The holidays are a time when many people find themselves especially sad. We may be increasingly aware of the person or people or children that are not present with us “at the table.” It’s hard for some to find reasons to be thankful.
My heart is with anyone feeling this way, because I have been there.
Two years ago on Thanksgiving Day, I lay in a hospital bed, strapped down on 24/7 fetal monitoring. I was 28 weeks pregnant with identical twin girls, and I had been in the hospital for over two weeks. As the rest of the country celebrated what had always been my favorite holiday, I sat alone in misery.
The nurses tried to make it a nice day. We received a special Thanksgiving lunch. I tried hard not to feel sorry for myself as I waited for my family to come visit and bring some leftovers. Of course, when they arrived, the bitterness of the situation had already overcome any kind of gratefulness I may have had that day.
I knew I had plenty to be thankful for. My husband and two young children were being taken care of by my family and friends while I was hospitalized. I was still pregnant, and each day I remained on bedrest was another day closer to viability for my growth restricted twin.
But underneath it all was the anger at the fact that no matter how long I stayed in this bed, (and missed out on the activities of my 23 month old and my four year old,) the outcome of this pregnancy was unlikely to be good. We had already been told that there was almost a zero percent chance of survival for Kathryn. And Charis was still in peril. All I could do was wait.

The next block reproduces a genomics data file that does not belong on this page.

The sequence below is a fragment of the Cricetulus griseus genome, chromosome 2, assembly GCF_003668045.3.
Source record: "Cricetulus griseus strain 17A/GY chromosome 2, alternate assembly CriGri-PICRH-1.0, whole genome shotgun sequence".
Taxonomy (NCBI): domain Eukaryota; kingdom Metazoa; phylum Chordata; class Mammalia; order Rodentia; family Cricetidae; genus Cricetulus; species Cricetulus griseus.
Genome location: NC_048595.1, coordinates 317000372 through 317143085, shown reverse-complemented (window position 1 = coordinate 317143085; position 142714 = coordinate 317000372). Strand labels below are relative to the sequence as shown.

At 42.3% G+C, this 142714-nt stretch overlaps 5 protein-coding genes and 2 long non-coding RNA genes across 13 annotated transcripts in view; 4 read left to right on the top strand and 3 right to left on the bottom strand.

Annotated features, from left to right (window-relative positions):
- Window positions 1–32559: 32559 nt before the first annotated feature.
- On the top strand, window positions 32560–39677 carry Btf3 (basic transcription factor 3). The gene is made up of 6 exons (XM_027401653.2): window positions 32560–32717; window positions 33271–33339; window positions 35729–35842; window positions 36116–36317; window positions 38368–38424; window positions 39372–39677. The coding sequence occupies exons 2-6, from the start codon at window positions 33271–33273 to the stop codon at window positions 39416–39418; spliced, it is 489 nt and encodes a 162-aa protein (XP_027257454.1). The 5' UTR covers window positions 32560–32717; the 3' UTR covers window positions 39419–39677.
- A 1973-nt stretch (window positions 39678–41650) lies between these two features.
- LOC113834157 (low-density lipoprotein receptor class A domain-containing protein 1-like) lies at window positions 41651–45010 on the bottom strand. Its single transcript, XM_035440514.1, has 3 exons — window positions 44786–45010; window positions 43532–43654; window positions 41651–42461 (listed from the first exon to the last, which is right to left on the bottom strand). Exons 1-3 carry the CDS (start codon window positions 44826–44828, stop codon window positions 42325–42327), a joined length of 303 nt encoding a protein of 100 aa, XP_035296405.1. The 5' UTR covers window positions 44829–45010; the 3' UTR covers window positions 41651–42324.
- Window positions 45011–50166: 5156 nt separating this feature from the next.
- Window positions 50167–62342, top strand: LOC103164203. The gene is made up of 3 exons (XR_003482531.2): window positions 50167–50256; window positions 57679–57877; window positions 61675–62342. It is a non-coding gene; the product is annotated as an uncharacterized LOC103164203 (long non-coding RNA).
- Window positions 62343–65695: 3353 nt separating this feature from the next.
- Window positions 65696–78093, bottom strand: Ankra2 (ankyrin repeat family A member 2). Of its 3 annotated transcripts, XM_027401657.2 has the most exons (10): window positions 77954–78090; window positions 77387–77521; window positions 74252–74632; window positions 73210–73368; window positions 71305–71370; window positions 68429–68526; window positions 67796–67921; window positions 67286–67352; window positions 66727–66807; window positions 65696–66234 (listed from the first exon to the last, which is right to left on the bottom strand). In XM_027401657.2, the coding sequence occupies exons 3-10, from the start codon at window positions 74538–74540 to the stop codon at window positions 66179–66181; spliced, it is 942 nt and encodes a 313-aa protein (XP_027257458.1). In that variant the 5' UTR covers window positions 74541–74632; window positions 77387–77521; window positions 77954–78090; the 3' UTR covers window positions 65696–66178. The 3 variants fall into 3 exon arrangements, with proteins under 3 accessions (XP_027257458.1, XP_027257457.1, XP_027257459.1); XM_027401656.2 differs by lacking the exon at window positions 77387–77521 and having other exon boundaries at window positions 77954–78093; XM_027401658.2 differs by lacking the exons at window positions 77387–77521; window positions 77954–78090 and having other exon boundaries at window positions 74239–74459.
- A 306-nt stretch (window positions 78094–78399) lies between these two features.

Alone. On Thanksgiving. While everyone else enjoyed their home cooked meal and laughed and was merry.
The holidays are not so happy for everyone. I was not the only person suffering that year. The week prior I cried for a mother whose twelve year old son had been hit while walking home from school and passed away two days later. There were other mothers who went into labor far too soon, and went home with empty arms. There were parents and siblings and aunts and uncles who passed away or were very ill during this time frame. Many people were hurting and finding it difficult to be thankful.
Today, while reading Kristi’s beautiful post on the Naomi’s Circle blog, entitled When it’s hard to give thanks… I was reminded that there are many who may find it difficult this Thanksgiving to have a thankful heart. Much like it was for me two years ago. And the following year as well. Although I was so thankful last year that Charis did in fact survive and was healthy, we celebrated our first Thanksgiving without our other twin.
This year, the worst of it has passed. Although I will always be mindful of the fact that my daughter is not with us, I know that with time, it does get easier.
Perhaps you are missing a baby or child that should have been there with you this day. No matter who you might be grieving for this year, it is okay to have your time, step back and lean on others. Know that you are not alone.
I hope that you’ll head over and read Kristi’s inspiring post for those that are disheartened this year.
And for those of you who have already weathered the storm and are in a better place, let’s not forget those for whom this holiday season may be especially trying.
1 Thessalonians 5:14: “And we urge you, brothers and sisters…encourage the disheartened, help the weak, be patient with everyone.” This Thanksgiving, that may describe you. Disheartened. Weak. In need of patience from others…and yourself. ~Kristi Bother, Naomi’s Circle
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